Perhaps concluding that an unadorned presentation of Shakespeare’s potentially confusing plot might quickly tire contemporary audiences, Simon and company (with rousing contributions by choreographers Allison Eversoll and Michael Polak, costumes by Katie Wilson, music by Mike Hooker, sound by Meghan Roche, lighting by Karyn D. Lawrence) turn a Shakespearean-style in-the-round space into the hottest nightspot in Ephesus, circa 1975.
We’re outdoors, across a walkway from the edge of the circular Aldrich Park in the center of the suburban campus. But this production feels very urban, as opposed to ISC’s “Macbeth.” Although there is no roof on the portable structure that is rebuilt for each of New Swan’s summer seasons, you probably won’t see the night stars if you look up. You see the bright lights of a nightclub.
The story about two sets of identical twins hasn’t been changed or re-set in an antique version of a club or turned (again) into a musical. The concept doesn’t get in the way of the Shakespearean elocution or the plot. No, it’s just that these particular brothers — and other characters at times — move as if they “can’t stop the beat,” to quote from the Shaiman/Wittman song in “Hairspray,” and they wear threads to match their moves. The result honors the spectacle as much as it honors the speech.
Netflix, without the screen?
Meanwhile, Center Theatre Group opened two productions in August that raised the question — go to the Music Center or to Netflix? Mike Birbiglia’s “The Old Man and the Pool,” a mildly engaging “comedy show” (to use Birbiglia’s own description of his solo during opening night), closed over the weekend at the Mark Taper Forum, but it almost seems inevitable that it will eventually reach Netflix.
After all, his “The New One, “ which CTG presented at the Ahmanson less than two years ago, was available on Netflix immediately after it closed its Music Center run. Previous Birbiglia solos are also on Netflix. “The Old Man and the Pool” is now going on tour, so its post-CTG streaming might not begin as quickly as that of “The New One,” but why should anyone doubt that it too will end up on Netflix?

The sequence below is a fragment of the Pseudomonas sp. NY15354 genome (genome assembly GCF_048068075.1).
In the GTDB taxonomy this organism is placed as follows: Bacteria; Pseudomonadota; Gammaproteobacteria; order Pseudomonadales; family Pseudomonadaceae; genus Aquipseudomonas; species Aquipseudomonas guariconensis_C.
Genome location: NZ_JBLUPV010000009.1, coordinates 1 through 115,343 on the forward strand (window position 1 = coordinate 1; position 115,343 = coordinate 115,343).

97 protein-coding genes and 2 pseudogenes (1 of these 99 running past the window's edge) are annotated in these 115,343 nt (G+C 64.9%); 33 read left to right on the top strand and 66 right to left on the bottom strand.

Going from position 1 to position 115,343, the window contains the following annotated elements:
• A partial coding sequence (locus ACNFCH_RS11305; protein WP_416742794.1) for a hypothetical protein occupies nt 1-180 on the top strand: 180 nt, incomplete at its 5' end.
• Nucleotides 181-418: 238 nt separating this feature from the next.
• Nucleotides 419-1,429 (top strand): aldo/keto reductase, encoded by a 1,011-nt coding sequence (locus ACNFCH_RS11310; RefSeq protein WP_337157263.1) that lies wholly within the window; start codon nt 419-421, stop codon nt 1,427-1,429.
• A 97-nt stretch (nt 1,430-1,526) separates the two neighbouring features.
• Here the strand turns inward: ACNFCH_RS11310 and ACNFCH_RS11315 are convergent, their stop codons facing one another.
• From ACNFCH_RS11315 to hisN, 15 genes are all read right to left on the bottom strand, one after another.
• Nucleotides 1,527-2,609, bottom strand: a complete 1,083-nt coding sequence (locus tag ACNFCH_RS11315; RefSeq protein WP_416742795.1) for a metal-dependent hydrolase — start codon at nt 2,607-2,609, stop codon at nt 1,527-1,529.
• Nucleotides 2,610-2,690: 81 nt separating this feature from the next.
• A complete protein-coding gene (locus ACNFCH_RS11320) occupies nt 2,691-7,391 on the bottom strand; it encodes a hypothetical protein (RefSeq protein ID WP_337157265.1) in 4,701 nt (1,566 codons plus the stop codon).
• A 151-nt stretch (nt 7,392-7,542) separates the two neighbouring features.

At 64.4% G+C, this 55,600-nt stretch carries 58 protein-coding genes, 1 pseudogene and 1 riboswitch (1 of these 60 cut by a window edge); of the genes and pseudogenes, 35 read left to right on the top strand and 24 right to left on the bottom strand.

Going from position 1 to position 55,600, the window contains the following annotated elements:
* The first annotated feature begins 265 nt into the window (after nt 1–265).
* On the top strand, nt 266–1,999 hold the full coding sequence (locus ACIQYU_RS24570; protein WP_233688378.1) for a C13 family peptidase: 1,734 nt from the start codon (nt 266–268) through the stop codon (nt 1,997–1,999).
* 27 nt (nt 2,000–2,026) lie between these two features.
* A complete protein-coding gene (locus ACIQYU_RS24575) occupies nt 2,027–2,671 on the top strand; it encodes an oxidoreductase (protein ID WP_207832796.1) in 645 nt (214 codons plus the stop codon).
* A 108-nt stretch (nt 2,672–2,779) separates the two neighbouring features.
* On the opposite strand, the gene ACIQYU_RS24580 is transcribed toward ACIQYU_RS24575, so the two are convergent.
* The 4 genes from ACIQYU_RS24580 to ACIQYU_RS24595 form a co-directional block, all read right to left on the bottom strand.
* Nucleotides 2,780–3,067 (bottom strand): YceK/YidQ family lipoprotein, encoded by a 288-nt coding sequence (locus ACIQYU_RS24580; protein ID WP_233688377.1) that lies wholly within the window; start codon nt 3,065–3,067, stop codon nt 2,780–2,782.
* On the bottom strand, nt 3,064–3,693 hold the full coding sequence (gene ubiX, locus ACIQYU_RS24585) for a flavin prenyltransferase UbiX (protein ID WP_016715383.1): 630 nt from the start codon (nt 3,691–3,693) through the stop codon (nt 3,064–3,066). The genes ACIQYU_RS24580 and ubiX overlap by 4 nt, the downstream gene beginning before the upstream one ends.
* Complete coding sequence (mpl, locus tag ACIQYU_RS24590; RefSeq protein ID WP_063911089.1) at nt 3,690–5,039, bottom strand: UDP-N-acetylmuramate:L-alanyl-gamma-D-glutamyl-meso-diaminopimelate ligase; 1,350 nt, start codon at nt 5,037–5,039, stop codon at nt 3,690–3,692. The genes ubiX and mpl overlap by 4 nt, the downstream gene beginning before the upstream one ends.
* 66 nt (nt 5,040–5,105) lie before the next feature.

Yes, I‘ve often argued that the in-person experience is distinctive from a video. But I feel less certain of that at solo comedy shows — because of the possible advantages of closeups and the modulated sound — than I do at most multi-actor productions.
Which brings us to the multi-actor “The Prom,” now at the Ahmanson through September 11. This musical comedy opened first on a stage in 2016, landed on Broadway in 2018, and then became a movie, opening in 2020 on Netflix, where it remains even now. After I saw the local premiere of the stage production this month, I watched the movie on Netflix.
The filmed version of “The Prom” is much better.
On stage, “The Prom” begins on Broadway, with an opening-night party where the actors receive a devastating pan of them and their show about Eleanor Roosevelt, triggering its immediate closing. The script then seems to waver uncertainly between some high school students in small-town Indiana, where a prom is canceled because one girl wanted to bring her girlfriend, and these amusingly narcissistic New York actors, who seize this girl’s cause as a form of self-promotional therapy, going to Indiana in the process.
The movie, by contrast, opens in Indiana, showing us what happened there before the New York actors arrive. This clearly establishes which story is primary and which is secondary. We also see some of the supposed Indiana locales (although most of the movie was actually shot around LA) and get a fuller picture of the girl’s family, including characters not in the stage version. Netflix’s “The Prom” isn’t a great movie musical, but it’s better-built and more entertaining than the stage version.
CTG should keep its stages busy with live theater that can’t be easily matched or even improved by streaming productions.
Definitely not on Netflix
Speaking of Netflix adaptations of plays, you would think that someone at some streamer would be interested in Charles A. Duncombe’s “Beach People,” at City Garage in Santa Monica, just because of its title. Can you imagine a title that might appeal more to a mass audience, especially if a Netflix exec also notices that the four actors wear somewhat revealing swimsuits throughout the entire 80-minute production?